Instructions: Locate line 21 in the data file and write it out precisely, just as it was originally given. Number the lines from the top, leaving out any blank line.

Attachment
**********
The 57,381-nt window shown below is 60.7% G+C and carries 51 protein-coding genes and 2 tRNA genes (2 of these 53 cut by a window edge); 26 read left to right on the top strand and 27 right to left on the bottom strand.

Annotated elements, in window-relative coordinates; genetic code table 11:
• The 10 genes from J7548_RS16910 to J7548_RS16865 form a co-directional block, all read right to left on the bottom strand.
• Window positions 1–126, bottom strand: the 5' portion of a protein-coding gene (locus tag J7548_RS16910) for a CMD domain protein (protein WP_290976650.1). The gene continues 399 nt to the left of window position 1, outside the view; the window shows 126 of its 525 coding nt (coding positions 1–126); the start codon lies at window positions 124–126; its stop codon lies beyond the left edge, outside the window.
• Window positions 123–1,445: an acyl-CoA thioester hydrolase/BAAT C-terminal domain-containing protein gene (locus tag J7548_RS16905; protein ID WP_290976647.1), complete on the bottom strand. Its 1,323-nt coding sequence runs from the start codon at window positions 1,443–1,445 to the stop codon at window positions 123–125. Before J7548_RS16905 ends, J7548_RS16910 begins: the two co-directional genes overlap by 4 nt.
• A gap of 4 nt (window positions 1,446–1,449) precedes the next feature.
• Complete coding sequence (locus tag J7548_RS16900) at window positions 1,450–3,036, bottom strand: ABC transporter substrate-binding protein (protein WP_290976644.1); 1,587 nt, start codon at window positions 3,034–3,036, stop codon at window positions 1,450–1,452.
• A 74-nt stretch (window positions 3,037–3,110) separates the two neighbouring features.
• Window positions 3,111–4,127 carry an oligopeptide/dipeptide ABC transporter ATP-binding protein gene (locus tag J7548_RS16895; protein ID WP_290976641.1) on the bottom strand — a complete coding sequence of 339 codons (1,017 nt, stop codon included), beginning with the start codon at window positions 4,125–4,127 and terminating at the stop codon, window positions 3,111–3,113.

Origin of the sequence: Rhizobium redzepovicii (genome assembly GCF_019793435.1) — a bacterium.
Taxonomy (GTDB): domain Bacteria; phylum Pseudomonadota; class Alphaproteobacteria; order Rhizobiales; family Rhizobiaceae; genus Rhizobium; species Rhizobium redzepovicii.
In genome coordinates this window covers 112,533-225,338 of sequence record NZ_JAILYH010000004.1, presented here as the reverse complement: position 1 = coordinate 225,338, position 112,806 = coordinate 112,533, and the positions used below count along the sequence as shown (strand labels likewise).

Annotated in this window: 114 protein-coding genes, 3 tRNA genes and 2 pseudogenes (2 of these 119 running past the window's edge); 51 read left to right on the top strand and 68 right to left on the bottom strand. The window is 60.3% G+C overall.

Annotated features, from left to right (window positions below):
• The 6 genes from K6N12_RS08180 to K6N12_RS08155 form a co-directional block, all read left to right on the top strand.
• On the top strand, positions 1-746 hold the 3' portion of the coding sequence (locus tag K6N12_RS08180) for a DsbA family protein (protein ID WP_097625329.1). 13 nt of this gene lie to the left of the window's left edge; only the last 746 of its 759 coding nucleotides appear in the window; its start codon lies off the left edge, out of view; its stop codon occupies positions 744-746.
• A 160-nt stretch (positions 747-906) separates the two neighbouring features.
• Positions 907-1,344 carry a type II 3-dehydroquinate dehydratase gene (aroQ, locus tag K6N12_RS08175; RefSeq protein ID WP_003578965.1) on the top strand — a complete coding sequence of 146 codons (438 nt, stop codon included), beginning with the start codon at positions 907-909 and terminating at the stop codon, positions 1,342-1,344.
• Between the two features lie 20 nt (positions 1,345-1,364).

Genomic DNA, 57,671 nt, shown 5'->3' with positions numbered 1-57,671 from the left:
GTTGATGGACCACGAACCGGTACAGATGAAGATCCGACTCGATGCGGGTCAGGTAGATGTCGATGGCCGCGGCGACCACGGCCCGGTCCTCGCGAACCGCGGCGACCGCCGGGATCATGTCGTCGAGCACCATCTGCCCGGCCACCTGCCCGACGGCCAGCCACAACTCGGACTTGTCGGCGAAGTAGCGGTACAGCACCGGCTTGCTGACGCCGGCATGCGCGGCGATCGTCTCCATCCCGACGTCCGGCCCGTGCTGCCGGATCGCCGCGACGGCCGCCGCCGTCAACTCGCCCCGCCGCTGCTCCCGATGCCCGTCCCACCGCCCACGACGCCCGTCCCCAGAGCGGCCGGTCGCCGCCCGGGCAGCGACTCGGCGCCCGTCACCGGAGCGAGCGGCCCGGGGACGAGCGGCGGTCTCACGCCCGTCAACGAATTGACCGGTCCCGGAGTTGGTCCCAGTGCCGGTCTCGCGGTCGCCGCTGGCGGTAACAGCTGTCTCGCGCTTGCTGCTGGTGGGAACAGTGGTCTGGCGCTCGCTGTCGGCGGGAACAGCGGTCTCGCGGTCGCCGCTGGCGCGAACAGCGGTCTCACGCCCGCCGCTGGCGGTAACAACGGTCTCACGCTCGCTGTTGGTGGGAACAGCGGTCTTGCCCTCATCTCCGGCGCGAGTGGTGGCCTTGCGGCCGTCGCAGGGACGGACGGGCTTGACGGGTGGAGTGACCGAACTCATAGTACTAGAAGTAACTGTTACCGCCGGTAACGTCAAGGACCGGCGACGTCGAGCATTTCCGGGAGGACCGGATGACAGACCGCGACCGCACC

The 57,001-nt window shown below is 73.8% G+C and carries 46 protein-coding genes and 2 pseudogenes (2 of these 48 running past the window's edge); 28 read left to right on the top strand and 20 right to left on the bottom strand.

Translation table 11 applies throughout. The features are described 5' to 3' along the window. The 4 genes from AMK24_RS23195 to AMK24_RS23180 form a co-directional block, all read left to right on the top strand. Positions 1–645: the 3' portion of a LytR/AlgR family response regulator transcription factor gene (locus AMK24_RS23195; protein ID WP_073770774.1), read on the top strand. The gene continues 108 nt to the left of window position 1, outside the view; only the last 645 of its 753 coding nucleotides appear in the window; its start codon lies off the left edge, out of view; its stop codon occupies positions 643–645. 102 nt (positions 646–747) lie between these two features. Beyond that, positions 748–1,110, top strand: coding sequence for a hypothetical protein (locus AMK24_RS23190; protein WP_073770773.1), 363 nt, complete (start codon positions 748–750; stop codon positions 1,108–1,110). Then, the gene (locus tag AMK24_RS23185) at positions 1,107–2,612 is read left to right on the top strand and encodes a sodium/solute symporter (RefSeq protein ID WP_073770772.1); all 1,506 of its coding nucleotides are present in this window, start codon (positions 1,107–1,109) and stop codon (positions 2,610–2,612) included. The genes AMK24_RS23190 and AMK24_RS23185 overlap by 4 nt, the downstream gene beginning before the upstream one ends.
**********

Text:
GTTGATGGACCACGAACCGGTACAGATGAAGATCCGACTCGATGCGGGTCAGGTAGATGTCGATGGCCGCGGCGACCACGGCCCGGTCCTCGCGAACCGCGGCGACCGCCGGGATCATGTCGTCGAGCACCATCTGCCCGGCCACCTGCCCGACGGCCAGCCACAACTCGGACTTGTCGGCGAAGTAGCGGTACAGCACCGGCTTGCTGACGCCGGCATGCGCGGCGATCGTCTCCATCCCGACGTCCGGCCCGTGCTGCCGGATCGCCGCGACGGCCGCCGCCGTCAACTCGCCCCGCCGCTGCTCCCGATGCCCGTCCCACCGCCCACGACGCCCGTCCCCAGAGCGGCCGGTCGCCGCCCGGGCAGCGACTCGGCGCCCGTCACCGGAGCGAGCGGCCCGGGGACGAGCGGCGGTCTCACGCCCGTCAACGAATTGACCGGTCCCGGAGTTGGTCCCAGTGCCGGTCTCGCGGTCGCCGCTGGCGGTAACAGCTGTCTCGCGCTTGCTGCTGGTGGGAACAGTGGTCTGGCGCTCGCTGTCGGCGGGAACAGCGGTCTCGCGGTCGCCGCTGGCGCGAACAGCGGTCTCACGCCCGCCGCTGGCGGTAACAACGGTCTCACGCTCGCTGTTGGTGGGAACAGCGGTCTTGCCCTCATCTCCGGCGCGAGTGGTGGCCTTGCGGCCGTCGCAGGGACGGACGGGCTTGACGGGTGGAGTGACCGAACTCATAGTACTAGAAGTAACTGTTACCGCCGGTAACGTCAAGGACCGGCGACGTCGAGCATTTCCGGGAGGACCGGATGACAGACCGCGACCGCACC